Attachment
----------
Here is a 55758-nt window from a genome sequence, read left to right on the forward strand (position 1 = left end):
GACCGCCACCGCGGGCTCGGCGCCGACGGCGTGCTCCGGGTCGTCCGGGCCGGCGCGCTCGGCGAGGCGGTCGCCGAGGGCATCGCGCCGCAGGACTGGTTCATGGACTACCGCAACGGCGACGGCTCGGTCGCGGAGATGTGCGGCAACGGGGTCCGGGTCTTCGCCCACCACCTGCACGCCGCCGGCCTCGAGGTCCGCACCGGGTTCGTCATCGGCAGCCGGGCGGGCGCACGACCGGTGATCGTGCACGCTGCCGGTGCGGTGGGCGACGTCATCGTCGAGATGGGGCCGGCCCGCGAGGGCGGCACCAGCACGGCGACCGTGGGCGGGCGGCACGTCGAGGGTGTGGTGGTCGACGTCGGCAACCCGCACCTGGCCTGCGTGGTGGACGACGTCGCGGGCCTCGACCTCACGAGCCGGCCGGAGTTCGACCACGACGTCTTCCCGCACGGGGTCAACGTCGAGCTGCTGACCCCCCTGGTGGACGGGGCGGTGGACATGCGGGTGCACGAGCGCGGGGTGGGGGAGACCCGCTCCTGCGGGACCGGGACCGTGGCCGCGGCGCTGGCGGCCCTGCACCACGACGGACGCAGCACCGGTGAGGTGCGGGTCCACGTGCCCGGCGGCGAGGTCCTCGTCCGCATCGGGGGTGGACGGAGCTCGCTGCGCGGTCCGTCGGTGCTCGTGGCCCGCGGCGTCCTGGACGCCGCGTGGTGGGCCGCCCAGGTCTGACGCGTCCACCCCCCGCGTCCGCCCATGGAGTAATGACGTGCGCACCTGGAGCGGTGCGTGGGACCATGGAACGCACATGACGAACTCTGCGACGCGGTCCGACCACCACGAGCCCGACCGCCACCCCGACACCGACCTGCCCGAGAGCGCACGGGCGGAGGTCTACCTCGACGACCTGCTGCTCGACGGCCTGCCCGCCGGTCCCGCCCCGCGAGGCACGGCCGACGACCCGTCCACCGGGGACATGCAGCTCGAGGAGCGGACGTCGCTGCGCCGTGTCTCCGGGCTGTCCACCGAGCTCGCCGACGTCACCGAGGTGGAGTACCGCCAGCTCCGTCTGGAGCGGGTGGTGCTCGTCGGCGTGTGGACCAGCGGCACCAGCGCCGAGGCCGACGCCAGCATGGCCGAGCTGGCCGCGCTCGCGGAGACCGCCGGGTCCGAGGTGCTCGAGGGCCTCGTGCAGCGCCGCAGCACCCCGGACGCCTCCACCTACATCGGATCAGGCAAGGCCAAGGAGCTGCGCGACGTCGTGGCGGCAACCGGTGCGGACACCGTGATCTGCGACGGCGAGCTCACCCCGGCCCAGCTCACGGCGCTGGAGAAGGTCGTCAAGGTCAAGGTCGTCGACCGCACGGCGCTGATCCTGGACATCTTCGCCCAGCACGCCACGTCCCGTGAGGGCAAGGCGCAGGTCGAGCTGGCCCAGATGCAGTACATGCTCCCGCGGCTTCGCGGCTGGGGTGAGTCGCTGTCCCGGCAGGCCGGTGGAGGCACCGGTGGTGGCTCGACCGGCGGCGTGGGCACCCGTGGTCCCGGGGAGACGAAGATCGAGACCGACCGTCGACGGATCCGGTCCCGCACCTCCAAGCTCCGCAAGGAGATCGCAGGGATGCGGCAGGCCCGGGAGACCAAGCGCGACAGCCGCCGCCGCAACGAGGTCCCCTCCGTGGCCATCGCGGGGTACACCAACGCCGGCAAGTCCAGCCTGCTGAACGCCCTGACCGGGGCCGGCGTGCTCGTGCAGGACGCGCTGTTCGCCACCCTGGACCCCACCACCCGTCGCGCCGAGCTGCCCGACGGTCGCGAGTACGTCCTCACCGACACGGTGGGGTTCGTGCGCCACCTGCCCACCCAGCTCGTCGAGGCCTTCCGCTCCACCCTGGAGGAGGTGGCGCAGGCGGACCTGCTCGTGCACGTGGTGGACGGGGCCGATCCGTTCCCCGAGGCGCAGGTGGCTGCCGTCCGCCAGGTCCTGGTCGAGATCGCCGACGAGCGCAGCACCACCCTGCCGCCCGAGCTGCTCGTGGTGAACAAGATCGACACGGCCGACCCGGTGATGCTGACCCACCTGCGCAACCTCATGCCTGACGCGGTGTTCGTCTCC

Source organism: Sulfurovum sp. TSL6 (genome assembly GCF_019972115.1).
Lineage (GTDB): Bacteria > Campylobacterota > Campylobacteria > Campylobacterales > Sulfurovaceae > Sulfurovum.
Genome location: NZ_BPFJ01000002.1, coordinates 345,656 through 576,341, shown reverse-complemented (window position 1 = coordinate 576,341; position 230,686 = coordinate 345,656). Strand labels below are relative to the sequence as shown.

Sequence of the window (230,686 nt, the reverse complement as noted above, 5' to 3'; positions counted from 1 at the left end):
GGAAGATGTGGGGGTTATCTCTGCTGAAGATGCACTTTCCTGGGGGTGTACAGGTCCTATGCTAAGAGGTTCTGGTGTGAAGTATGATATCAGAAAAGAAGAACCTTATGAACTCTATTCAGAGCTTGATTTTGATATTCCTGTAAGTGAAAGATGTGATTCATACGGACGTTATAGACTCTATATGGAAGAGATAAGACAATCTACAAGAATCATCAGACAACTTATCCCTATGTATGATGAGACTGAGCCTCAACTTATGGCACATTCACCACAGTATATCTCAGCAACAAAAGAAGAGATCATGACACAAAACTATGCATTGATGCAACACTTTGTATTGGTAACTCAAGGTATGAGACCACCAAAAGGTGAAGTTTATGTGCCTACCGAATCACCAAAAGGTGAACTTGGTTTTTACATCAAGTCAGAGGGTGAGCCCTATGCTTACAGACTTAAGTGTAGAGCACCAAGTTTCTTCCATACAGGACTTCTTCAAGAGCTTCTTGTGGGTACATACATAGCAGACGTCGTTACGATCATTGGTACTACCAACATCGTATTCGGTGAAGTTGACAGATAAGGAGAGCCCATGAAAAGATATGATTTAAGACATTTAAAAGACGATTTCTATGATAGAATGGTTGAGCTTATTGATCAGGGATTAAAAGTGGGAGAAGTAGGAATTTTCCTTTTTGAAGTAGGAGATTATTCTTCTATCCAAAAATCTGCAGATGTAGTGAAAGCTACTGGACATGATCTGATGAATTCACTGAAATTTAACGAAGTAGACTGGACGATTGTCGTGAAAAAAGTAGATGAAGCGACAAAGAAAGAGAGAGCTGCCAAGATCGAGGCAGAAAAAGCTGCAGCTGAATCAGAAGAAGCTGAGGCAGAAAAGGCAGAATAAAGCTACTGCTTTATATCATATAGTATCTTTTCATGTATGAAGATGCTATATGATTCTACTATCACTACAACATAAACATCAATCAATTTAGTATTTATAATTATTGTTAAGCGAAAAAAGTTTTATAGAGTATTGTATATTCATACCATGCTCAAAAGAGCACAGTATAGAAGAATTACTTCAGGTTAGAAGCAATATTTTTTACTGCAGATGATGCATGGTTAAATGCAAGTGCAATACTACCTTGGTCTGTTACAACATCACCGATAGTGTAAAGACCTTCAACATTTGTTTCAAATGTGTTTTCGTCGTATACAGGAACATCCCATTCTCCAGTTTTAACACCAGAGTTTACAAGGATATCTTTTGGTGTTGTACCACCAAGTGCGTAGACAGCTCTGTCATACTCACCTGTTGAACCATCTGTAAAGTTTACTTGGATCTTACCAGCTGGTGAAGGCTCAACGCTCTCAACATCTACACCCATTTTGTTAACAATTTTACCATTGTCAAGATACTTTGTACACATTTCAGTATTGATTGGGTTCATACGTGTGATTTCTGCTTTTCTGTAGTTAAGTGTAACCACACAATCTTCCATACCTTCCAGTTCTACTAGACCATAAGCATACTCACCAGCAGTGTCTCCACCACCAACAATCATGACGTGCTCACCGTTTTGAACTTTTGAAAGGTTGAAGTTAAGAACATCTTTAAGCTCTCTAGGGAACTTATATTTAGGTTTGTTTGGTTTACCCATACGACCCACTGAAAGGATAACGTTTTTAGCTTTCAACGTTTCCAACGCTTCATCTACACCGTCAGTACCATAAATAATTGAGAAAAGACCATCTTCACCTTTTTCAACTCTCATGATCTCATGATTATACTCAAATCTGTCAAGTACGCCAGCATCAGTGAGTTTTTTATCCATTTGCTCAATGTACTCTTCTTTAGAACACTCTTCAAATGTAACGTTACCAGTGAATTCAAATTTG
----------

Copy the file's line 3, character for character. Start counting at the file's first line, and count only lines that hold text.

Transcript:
Source organism: Sulfurovum sp. TSL6 (genome assembly GCF_019972115.1).